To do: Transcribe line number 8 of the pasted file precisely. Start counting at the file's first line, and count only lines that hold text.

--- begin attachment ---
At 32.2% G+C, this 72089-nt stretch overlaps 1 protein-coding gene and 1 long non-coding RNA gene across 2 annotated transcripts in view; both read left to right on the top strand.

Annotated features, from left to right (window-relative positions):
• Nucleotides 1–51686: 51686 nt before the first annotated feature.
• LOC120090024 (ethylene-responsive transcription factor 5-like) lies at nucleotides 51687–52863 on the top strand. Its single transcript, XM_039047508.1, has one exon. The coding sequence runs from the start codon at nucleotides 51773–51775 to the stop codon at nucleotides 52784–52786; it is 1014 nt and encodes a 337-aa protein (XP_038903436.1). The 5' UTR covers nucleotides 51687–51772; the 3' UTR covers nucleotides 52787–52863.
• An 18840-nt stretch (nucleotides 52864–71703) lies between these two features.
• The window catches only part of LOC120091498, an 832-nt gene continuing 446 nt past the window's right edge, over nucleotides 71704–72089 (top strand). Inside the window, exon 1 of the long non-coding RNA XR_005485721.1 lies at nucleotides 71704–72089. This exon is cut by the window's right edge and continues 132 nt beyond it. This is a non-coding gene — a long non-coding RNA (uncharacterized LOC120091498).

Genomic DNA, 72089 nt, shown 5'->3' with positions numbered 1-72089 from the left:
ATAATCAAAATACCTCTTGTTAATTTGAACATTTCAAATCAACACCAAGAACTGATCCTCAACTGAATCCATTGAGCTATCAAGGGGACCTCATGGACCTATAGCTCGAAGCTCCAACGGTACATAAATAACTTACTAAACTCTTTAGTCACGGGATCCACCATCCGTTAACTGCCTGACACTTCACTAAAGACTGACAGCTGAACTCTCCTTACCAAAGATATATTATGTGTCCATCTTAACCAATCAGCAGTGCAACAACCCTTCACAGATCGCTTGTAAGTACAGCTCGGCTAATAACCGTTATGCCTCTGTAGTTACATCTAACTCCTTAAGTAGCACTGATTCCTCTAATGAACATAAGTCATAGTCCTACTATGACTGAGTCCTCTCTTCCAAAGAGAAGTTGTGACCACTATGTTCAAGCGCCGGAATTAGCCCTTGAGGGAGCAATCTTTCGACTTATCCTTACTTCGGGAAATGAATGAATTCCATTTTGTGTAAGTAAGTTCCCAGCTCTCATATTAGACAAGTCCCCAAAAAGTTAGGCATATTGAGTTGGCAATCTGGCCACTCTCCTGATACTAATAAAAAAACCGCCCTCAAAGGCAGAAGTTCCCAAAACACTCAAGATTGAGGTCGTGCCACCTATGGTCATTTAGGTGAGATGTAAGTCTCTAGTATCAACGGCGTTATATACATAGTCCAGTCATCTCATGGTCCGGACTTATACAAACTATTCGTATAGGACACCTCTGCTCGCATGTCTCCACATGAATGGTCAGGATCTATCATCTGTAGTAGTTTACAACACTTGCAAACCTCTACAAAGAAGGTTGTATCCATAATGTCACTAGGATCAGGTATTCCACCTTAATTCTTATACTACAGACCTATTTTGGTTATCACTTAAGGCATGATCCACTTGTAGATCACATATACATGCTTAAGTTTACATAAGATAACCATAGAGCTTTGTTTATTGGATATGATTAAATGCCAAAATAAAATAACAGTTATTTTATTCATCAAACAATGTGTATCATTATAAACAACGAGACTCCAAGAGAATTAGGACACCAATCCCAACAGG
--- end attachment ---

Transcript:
ATAATCAAAATACCTCTTGTTAATTTGAACATTTCAAATCAACACCAAGAACTGATCCTCAACTGAATCCATTGAGCTATCAAGGGGACCTCATGGACCTATAGCTCGAAGCTCCAACGGTACATAAATAACTTACTAAACTCTTTAGTCACGGGATCCACCATCCGTTAACTGCCTGACACTTCACTAAAGACTGACAGCTGAACTCTCCTTACCAAAGATATATTATGTGTCCATCTTAACCAATCAGCAGTGCAACAACCCTTCACAGATCGCTTGTAAGTACAGCTCGGCTAATAACCGTTATGCCTCTGTAGTTACATCTAACTCCTTAAGTAGCACTGATTCCTCTAATGAACATAAGTCATAGTCCTACTATGACTGAGTCCTCTCTTCCAAAGAGAAGTTGTGACCACTATGTTCAAGCGCCGGAATTAGCCCTTGAGGGAGCAATCTTTCGACTTATCCTTACTTCGGGAAATGAATGAATTCCATTTTGTGTAAGTAAGTTCCCAGCTCTCATATTAGACAAGTCCCCAAAAAGTTAGGCATATTGAGTTGGCAATCTGGCCACTCTCCTGATACTAATAAAAAAACCGCCCTCAAAGGCAGAAGTTCCCAAAACACTCAAGATTGAGGTCGTGCCACCTATGGTCATTTAGGTGAGATGTAAGTCTCTAGTATCAACGGCGTTATATACATAGTCCAGTCATCTCATGGTCCGGACTTATACAAACTATTCGTATAGGACACCTCTGCTCGCATGTCTCCACATGAATGGTCAGGATCTATCATCTGTAGTAGTTTACAACACTTGCAAACCTCTACAAAGAAGGTTGTATCCATAATGTCACTAGGATCAGGTATTCCACCTTAATTCTTATACTACAGACCTATTTTGGTTATCACTTAAGGCATGATCCACTTGTAGATCACATATACATGCTTAAGTTTACATAAGATAACCATAGAGCTTTGTTTATTGGATATGATTAAATGCCAAAATAAAATAACAGTTATTTTATTCATCAAACAATGTGTATCATTATAAACAACGAGACTCCAAGAGAATTAGGACACCAATCCCAACAGG